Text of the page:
Nicotine replacement therapy should be discontinued if the user restarts smoking [150,151,153]. There is little direct evidence that one NRT product is more effective than another, so the decision about which product to use should be guided by individual preferences. Combination NRT has been reported to improve outcome but long-term results are conflicting. Part II of V
No differences have been found between 16‑hour and 24‑hour nicotine patches and prolongation of treatment for more than 3 months did not increase quit rate Higher doses of nicotine patches have resulted in modest increases in success rates. Tapering of patch dosage is not more effective than abruptly ceasing use. Part III of V
Relative contraindications given for NRT are cardiovascular disease, hyperthyroidism, diabetes mellitus, severe renal or hepatic impairment and peptic ulcer. NRT has been shown to be safe in patients with coronary heart disease and it should be used in these patients for whom quitting smoking is one of the most important factors influencing prognosis. Part IV of V
A risk-benefit assessment should be made as to using NRT in breastfeeding or pregnant women taking into account the fact that continuing smoking will deliver more nicotine than NRT. Nicotine replacement is generally well tolerated. The most common adverse effects are localised irritation from nicotine, such as local skin irritation with the patch, or with oral preparations mucous menbrane irritation in the mouth and throat, that generally lessen or disappear due to development of local tolerance after a few days. Part V of V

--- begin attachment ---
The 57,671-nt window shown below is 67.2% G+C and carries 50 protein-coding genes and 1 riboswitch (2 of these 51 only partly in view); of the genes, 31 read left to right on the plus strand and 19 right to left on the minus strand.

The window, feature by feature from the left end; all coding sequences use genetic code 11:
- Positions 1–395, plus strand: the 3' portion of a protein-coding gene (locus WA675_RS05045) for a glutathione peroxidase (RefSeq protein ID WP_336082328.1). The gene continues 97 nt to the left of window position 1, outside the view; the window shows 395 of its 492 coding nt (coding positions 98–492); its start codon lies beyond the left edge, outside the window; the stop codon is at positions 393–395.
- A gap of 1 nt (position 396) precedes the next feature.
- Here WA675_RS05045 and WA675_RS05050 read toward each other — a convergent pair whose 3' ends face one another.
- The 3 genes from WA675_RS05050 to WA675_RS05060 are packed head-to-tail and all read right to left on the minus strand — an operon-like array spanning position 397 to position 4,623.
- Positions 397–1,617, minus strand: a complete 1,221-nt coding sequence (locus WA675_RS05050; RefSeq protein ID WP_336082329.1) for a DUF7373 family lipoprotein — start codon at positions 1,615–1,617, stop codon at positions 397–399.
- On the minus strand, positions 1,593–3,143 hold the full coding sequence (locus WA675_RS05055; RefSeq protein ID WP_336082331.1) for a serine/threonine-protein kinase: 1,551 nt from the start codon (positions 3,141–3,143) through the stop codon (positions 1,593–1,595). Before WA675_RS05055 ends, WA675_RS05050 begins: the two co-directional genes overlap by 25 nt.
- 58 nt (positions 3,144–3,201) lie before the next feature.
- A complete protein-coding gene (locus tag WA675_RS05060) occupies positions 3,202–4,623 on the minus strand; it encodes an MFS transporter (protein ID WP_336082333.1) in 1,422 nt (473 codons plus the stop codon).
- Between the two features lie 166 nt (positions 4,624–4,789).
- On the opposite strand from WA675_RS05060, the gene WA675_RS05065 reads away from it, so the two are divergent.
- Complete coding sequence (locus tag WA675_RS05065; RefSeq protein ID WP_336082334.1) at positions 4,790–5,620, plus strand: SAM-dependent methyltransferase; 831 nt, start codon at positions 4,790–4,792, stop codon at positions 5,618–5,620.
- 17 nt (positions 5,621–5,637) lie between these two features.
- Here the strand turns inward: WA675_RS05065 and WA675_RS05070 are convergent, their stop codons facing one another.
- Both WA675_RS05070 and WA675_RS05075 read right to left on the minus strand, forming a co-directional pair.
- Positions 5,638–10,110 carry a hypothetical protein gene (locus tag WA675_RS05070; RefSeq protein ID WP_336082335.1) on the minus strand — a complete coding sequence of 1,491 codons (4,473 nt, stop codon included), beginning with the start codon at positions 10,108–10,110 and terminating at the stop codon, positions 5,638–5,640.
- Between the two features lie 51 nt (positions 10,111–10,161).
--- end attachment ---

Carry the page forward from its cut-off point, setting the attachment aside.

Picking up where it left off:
Table 4. Available nicotine replacement therapy (NRT) formulations Part I of II
Table 4. Available nicotine replacement therapy (NRT) formulations Part II of II
Table 5. Cochrane meta-analysis of effect of NRT formulations as odds ratio of abstinence with NRT versus controls. A total of 39,503 subjects were included in the analysis  Part I of II *Data from ref 140
Table 5. Cochrane meta-analysis of effect of NRT formulations as odds ratio of abstinence with NRT versus controls. A total of 39,503 subjects were included in the analysis  *Data from ref 140 Part II of II
Table 6. One-year success rates from smoking cessation studies in patients with respiratory diseases who smoke. Modified from reference 163. 1Low intervention and 2high intervention in same study36‑month success rate4 5 mg nicotine patch used as ‘placebo’ Part I of II
Table 6. One-year success rates from smoking cessation studies in patients with respiratory diseases who smoke. Modified from reference 163. 1Low intervention and 2high intervention in same study36‑month success rate4 5 mg nicotine patch used as ‘placebo’ Part II of II